Endotracheal Tubes - Clean, Disinfect and Store

Endotracheal Tubes - How to clean, disinfect and store this device.

Any examples included in this response are for illustrative purposes only.

Devices such as endotracheal tubes (ETT's) may be exposed to potentially infectious material during indicated use, and can become contaminated through direct contact with the patient's skin, mucous membranes, secretions and blood. An ETT interferes with normal patient defenses allowing pathogens direct access to the lung. To reduce the risk of infection, the importance of standardizing the process of reprocessing as indicated, with a minimum high level disinfection (IC.02.02.01 EP 2) or sterilization (if a single use device is not used and manufacturer's instructions for use is adhered to), and storage is emphasized.

Cleaning and Disinfecting:
ETT's are most commonly obtained as sterile single use devices. As defined, single use devices are intended for one time use, on a single patient, during a single procedure. If an ETT or Laryngeal Mask Airway (LMA) is not designed by the manufacturer as a single use device, it is considered a semi-critical item and therefore would require using the process for disinfection and sterilization of semi-critical items as designated by the CDC as "high-level" disinfection. Please refer to the CDC and HICPAC document entitled Guidelines for Disinfection and Sterilization in Healthcare Facilities, 2008.In addition, the CDC's Healthcare Infection Control Practices Advisory Committee (HICPAC) states ETT's are "semi critical" items. Please refer to the CDC and HICPAC's document entitled Guidelines for Preventing Healthcare-Associated Pneumonia, 2003.The last page of the guideline lists ETT's as semi critical items.

Recommendation IIIA1b states how semi critical items must be processed and packaged:
"Whenever possible, use steam sterilization (by autoclaving) or high-level disinfection by wet heat pasteurization at >158oF (>70oC) for 30 minutes for reprocessing semi critical equipment or devices (i.e., items that come into direct or indirect contact with mucous membranes of the lower respiratory tract) that are not sensitive to heat and moisture (see examples in Appendix). Use low-temperature sterilization methods (as approved by the Office of Device Evaluation, Center for Devices and Radiologic Health, FDA) for equipment or devices that are heat- or moisture-sensitive (307;309;310;314;315). After disinfection, proceed with appropriate rinsing, drying, and packaging, taking care not to contaminate the disinfected items in the process (308;310). CATEGORY IA"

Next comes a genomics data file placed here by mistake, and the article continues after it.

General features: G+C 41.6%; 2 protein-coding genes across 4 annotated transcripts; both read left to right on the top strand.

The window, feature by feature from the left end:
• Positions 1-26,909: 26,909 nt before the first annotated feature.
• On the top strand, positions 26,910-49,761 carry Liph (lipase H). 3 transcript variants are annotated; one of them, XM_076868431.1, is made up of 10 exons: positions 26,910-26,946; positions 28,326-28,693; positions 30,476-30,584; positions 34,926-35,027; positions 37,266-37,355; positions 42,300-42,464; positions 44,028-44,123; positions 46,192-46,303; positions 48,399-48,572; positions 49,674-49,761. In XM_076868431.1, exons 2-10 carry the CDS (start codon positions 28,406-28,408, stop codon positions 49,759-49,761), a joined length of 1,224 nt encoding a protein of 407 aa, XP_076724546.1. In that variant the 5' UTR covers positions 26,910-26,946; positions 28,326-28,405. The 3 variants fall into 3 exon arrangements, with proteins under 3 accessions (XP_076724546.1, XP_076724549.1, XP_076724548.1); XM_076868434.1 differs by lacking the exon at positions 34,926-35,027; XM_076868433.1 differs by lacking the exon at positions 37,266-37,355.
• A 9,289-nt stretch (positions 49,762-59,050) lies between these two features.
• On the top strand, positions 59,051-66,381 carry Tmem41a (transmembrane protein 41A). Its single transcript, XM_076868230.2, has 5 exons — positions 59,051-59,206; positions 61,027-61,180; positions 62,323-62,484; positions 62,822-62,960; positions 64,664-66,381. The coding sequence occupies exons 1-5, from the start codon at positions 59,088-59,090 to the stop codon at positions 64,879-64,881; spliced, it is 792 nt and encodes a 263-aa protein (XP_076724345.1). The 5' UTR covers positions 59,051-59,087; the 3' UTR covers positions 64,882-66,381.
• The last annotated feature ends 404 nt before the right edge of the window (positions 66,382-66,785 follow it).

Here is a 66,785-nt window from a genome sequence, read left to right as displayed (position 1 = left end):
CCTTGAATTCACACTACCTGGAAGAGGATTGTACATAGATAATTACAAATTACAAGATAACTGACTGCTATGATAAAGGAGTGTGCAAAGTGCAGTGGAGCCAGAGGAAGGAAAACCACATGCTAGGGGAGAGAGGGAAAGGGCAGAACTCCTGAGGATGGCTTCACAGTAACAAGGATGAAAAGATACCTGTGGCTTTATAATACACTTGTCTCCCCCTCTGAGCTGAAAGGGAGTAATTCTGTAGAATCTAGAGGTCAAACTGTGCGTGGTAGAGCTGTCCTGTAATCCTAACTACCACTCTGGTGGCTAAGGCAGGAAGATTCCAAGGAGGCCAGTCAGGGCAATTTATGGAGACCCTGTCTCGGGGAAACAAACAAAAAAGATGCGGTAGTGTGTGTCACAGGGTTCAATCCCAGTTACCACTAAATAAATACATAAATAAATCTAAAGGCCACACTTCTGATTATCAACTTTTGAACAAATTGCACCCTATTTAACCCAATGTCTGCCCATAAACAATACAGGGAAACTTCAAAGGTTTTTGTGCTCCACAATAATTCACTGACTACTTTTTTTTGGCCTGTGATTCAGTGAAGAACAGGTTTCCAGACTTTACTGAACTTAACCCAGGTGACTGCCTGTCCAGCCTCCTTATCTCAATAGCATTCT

Storage (IC.02.02.01 EP 4):
ETT's should be kept free from contamination until the time of use. Once opened, there is potential for microorganisms to settle on the device the longer it remains open and unused. Increased handling of the opened unused device increases the chances of contamination. Ensure that the storage area provides protection from dust, moisture, temperature and humidity extremes. Refer to the CDC and HICPAC document entitled Guidelines for Disinfection and Sterilization in Healthcare Facilities, 2008.

Pre-opening of Endotracheal tubes (ETT):
Currently available evidence-based guidelines do not include recommendations for or against the pre-opening of ETT's prior to use for any length of time. Related scientific articles to date that address pre-opening ETT's and the risk of contamination with potentially harmful organisms while left opened for days, are limited. Until evidence exists that is supported by well-designed clinical studies, an organization may: conduct a risk assessment, and refer to appropriate professional organizations that address this issue in their position statements, weigh the risk versus the benefits of having pre-opened ETT's given the absence of firm evidence that pre-opened ETT's are advantageous or best practice, utilize a consistent process throughout their organization based on expert clinical consensus that is documented in policy and procedure.

Joint Commission surveyors will evaluate processes related to ETT's to ensure that they are safe for patient use. They will check that ETT's are:
  • A single use device, or if not a single use device, are processed via either high-level disinfection or sterilization, according to manufacturer's instructions for use (IFU's).
  • Packaged as a sterile single use device. If the ETT is not a single use device, CDC and HICPAC guidelines do not specify one method in which ETT's should be packaged. An example of an acceptable packaging method would be a peel pack post steam sterilization.
  • Stored in a way that would prevent recontamination. Examples of noncompliant storage would include unwrapped or opened ETT's in an anesthesia drawer, as well as unwrapped or opened ETT's on top of or within a code cart.
  • If the organization pre-opens ETT's (refer to the above section on pre-opening of ETT's) a consistent process is demonstrated and is reflected by policy and procedure.
Last updated on November 22, 2019
Manual: Ambulatory
Chapter: Infection Prevention and Control IC

If no, please comment on how we could improve this response.

If you have additional standards-related questions regarding this topic, please use the Standards Online Submission Form